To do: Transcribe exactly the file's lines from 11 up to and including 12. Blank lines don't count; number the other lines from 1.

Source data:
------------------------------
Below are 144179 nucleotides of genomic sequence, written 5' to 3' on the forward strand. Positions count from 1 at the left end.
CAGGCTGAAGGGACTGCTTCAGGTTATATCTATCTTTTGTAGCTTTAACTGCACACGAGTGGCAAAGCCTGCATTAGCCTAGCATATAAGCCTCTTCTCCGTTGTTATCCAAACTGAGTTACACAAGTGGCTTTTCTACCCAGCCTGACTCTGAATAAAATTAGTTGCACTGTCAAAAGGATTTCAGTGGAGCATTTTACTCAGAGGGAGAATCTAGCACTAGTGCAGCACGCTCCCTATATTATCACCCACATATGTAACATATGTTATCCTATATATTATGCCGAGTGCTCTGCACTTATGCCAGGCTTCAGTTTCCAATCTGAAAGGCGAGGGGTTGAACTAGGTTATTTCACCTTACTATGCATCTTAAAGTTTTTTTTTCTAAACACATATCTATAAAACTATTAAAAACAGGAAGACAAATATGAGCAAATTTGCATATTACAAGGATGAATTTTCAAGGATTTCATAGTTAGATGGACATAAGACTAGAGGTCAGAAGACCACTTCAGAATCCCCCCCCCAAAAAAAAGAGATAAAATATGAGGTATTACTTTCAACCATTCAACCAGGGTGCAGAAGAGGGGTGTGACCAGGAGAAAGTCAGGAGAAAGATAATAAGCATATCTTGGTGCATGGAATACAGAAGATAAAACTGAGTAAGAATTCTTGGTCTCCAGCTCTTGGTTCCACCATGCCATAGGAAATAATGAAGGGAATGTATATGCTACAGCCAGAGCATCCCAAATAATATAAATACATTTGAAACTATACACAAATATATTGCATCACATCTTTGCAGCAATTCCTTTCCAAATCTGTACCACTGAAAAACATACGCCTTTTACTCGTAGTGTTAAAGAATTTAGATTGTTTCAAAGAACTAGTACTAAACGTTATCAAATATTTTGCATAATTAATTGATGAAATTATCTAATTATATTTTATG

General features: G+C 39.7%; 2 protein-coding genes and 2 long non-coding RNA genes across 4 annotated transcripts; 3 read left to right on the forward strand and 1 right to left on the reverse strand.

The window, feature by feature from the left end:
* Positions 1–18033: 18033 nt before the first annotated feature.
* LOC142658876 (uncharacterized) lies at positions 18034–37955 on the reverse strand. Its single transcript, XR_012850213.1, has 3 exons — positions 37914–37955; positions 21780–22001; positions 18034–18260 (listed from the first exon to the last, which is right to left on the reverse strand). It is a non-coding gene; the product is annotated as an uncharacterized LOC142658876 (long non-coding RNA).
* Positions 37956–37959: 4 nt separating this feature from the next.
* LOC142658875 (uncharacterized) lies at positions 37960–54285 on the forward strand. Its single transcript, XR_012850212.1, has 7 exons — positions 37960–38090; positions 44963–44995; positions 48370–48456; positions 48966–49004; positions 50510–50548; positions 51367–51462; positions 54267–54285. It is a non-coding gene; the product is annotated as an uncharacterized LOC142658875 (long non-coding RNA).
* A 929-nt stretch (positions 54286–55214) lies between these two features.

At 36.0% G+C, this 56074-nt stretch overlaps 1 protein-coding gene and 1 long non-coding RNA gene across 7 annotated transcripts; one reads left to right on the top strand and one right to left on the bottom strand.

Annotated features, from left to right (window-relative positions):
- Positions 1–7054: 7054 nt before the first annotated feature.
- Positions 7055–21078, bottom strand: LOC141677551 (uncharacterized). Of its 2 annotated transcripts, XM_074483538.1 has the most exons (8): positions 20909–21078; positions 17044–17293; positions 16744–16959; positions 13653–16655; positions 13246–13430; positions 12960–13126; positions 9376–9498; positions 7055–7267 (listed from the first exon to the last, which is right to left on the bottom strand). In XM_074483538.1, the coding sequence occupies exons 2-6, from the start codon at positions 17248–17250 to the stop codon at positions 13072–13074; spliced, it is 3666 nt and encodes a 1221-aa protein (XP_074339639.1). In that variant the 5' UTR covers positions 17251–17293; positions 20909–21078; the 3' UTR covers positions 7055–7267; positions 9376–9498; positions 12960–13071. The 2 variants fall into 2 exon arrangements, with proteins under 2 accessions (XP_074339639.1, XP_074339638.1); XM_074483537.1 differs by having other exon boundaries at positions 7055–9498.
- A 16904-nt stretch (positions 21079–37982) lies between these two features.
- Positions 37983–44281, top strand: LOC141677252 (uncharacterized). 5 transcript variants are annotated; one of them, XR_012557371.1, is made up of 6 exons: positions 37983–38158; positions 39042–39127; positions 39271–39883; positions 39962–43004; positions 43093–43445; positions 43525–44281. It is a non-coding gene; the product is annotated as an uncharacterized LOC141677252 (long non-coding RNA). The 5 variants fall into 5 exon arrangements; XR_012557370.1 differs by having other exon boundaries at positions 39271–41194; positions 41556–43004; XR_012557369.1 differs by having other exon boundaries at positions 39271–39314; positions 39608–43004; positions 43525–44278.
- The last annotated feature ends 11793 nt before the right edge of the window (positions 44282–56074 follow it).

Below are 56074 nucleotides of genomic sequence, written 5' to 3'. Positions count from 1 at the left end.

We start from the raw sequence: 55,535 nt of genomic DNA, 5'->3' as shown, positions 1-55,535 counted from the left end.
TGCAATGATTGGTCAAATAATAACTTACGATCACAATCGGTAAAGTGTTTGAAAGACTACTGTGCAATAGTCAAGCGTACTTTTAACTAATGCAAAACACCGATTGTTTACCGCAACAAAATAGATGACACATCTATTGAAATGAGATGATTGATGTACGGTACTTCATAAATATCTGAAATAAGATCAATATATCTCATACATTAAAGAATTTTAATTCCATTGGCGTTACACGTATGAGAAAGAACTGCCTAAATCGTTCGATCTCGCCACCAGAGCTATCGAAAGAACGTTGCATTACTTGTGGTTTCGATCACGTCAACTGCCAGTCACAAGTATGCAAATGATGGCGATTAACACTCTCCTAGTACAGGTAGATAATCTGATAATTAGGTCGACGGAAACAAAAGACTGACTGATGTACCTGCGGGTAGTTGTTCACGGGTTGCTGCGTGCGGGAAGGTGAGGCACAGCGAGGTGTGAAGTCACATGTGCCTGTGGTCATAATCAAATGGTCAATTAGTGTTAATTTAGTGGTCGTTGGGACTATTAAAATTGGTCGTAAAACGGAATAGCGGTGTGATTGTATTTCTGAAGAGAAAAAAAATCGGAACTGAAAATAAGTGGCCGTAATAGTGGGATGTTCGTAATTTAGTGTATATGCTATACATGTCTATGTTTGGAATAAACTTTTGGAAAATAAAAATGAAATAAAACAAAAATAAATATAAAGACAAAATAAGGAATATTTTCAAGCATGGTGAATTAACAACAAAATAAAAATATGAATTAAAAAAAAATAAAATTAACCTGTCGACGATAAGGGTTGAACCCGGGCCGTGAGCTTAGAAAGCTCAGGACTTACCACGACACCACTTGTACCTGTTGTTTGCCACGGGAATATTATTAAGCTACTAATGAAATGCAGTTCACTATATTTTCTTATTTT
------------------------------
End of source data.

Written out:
Annotated features, from left to right (window-relative positions):
- Positions 1–7054: 7054 nt before the first annotated feature.